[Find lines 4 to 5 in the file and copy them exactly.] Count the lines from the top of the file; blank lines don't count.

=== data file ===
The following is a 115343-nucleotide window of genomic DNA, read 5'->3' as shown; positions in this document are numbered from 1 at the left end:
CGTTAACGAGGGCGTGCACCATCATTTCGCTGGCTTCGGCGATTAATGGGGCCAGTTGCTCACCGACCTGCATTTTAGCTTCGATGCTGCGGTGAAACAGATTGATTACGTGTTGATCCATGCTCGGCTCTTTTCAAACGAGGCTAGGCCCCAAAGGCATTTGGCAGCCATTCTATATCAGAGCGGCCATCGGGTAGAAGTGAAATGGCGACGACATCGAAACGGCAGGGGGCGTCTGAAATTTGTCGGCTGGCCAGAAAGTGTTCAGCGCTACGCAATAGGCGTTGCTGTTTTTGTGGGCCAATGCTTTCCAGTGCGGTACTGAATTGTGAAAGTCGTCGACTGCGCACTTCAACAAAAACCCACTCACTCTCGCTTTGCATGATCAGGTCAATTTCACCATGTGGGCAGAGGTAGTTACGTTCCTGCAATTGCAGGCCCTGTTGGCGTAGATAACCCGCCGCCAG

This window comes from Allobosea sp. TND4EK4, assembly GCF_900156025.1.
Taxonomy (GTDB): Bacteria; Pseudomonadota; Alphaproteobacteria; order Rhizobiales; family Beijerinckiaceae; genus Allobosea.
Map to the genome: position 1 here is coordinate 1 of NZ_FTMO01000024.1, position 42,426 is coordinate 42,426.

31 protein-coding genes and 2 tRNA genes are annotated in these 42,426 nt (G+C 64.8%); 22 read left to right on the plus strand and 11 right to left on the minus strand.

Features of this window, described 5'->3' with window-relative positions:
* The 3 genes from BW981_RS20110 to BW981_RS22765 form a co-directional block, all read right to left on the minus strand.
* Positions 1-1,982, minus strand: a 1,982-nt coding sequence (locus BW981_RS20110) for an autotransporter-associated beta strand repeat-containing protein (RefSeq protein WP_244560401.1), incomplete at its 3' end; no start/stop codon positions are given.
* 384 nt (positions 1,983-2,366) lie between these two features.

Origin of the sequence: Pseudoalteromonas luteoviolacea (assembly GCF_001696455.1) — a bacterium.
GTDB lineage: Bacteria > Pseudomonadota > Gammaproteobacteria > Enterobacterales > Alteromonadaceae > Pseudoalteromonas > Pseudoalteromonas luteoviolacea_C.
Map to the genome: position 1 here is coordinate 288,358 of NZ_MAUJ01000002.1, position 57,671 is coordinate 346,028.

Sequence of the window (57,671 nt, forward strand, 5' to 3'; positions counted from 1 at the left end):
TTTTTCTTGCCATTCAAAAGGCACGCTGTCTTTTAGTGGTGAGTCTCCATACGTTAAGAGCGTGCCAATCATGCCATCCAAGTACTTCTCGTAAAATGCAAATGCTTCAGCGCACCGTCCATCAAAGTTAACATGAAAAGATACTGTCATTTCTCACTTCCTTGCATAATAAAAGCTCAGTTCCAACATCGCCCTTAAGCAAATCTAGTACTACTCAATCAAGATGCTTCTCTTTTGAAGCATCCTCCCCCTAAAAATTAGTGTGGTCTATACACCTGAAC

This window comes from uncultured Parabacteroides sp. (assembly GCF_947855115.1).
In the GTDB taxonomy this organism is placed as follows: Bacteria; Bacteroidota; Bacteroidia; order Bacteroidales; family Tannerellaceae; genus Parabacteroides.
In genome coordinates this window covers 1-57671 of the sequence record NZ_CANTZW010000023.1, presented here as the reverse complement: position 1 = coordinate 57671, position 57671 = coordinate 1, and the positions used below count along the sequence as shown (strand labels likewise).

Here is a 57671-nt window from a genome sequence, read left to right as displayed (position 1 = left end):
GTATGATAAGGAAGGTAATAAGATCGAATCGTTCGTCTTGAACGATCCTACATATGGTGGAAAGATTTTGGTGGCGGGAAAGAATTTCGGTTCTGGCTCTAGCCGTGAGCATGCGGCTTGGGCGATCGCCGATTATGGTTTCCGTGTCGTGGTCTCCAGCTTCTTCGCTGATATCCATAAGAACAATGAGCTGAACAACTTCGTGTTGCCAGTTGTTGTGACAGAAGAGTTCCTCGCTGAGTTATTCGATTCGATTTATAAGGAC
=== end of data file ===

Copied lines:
Taxonomy (GTDB): Bacteria; Pseudomonadota; Alphaproteobacteria; order Rhizobiales; family Beijerinckiaceae; genus Allobosea.
Map to the genome: position 1 here is coordinate 1 of NZ_FTMO01000024.1, position 42,426 is coordinate 42,426.